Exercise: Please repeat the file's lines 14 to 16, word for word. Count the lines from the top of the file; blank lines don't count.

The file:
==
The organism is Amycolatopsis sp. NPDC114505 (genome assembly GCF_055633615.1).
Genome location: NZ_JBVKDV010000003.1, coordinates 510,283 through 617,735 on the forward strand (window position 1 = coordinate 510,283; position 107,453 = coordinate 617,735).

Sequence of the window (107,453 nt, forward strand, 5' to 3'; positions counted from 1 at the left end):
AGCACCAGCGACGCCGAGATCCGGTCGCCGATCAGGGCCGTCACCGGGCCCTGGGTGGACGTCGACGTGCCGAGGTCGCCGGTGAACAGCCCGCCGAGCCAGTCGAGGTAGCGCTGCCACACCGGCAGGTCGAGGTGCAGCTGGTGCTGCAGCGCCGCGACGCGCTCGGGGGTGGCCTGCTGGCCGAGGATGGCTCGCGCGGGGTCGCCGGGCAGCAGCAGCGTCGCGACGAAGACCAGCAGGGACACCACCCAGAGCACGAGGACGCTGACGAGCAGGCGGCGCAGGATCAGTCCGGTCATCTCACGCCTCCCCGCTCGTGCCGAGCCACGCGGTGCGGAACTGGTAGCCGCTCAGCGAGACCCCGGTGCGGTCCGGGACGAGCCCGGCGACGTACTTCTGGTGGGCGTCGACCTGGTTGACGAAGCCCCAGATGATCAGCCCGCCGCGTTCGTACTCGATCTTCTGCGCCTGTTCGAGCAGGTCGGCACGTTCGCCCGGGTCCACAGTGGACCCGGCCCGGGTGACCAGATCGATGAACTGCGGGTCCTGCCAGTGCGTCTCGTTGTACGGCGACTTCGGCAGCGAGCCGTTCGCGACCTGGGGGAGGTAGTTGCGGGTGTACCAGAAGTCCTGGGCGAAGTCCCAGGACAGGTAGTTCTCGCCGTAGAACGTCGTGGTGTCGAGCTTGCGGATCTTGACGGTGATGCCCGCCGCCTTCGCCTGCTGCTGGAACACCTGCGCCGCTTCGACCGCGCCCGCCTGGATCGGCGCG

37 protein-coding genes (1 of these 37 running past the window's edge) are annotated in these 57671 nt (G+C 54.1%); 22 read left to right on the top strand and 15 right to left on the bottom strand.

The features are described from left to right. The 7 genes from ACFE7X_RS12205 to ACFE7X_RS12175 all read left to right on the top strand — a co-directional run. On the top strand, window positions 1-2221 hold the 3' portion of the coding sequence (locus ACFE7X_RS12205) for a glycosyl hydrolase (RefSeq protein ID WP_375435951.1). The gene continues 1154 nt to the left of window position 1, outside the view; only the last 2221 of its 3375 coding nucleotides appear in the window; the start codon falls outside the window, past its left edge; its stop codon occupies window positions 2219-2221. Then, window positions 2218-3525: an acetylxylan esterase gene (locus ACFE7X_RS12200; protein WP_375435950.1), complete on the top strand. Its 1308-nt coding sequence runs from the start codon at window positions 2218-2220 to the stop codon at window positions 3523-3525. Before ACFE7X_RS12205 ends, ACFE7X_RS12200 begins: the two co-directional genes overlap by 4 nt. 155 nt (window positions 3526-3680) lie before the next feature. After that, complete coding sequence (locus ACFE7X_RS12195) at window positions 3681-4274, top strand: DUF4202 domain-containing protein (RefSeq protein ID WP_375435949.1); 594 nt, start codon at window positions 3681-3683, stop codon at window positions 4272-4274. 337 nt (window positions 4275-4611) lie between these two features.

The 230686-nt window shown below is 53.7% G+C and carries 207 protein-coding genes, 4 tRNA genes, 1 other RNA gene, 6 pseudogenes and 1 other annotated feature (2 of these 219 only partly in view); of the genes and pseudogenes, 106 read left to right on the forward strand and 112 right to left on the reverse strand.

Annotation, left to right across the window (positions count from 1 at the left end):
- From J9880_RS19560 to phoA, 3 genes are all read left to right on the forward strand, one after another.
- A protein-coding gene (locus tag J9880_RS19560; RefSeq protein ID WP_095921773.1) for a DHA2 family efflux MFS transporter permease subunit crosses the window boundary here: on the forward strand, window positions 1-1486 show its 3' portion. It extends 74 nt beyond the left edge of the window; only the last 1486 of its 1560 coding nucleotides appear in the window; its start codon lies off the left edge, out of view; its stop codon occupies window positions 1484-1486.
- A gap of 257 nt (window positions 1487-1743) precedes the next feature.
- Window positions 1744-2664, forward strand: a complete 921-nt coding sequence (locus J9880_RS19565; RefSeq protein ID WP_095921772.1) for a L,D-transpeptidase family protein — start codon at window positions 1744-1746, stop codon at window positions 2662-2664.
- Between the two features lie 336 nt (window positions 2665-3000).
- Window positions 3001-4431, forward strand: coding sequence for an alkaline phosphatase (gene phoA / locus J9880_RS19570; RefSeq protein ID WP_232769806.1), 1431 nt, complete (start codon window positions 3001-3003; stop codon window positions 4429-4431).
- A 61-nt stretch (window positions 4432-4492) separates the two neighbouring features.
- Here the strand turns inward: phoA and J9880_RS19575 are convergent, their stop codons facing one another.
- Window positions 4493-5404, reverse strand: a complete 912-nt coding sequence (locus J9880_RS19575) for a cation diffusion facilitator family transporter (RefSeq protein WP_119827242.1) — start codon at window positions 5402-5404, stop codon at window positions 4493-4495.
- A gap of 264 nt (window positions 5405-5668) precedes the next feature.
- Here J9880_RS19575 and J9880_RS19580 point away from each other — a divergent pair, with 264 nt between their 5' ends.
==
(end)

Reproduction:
- Window positions 3001-4431, forward strand: coding sequence for an alkaline phosphatase (gene phoA / locus J9880_RS19570; RefSeq protein ID WP_232769806.1), 1431 nt, complete (start codon window positions 3001-3003; stop codon window positions 4429-4431).
- A 61-nt stretch (window positions 4432-4492) separates the two neighbouring features.
- Here the strand turns inward: phoA and J9880_RS19575 are convergent, their stop codons facing one another.